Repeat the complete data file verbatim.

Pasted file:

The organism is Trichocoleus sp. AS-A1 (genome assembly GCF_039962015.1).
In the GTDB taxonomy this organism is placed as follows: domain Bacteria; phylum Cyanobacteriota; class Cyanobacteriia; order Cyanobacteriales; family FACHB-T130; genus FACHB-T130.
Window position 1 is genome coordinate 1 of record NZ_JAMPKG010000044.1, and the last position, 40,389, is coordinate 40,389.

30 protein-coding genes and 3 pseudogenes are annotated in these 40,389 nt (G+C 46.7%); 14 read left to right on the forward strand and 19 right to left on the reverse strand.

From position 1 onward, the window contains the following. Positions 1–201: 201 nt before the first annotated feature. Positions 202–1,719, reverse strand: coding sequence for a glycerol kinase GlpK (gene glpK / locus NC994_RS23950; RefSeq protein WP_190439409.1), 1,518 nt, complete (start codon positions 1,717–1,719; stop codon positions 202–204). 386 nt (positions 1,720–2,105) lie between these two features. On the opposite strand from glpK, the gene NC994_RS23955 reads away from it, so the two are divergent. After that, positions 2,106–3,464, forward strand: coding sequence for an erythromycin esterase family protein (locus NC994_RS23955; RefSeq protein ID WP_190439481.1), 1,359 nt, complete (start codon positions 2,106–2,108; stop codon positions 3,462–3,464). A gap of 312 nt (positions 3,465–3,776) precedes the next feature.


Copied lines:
The organism is Trichocoleus sp. AS-A1 (genome assembly GCF_039962015.1).
In the GTDB taxonomy this organism is placed as follows: domain Bacteria; phylum Cyanobacteriota; class Cyanobacteriia; order Cyanobacteriales; family FACHB-T130; genus FACHB-T130.
Window position 1 is genome coordinate 1 of record NZ_JAMPKG010000044.1, and the last position, 40,389, is coordinate 40,389.

30 protein-coding genes and 3 pseudogenes are annotated in these 40,389 nt (G+C 46.7%); 14 read left to right on the forward strand and 19 right to left on the reverse strand.

From position 1 onward, the window contains the following. Positions 1–201: 201 nt before the first annotated feature. Positions 202–1,719, reverse strand: coding sequence for a glycerol kinase GlpK (gene glpK / locus NC994_RS23950; RefSeq protein WP_190439409.1), 1,518 nt, complete (start codon positions 1,717–1,719; stop codon positions 202–204). 386 nt (positions 1,720–2,105) lie between these two features. On the opposite strand from glpK, the gene NC994_RS23955 reads away from it, so the two are divergent. After that, positions 2,106–3,464, forward strand: coding sequence for an erythromycin esterase family protein (locus NC994_RS23955; RefSeq protein ID WP_190439481.1), 1,359 nt, complete (start codon positions 2,106–2,108; stop codon positions 3,462–3,464). A gap of 312 nt (positions 3,465–3,776) precedes the next feature.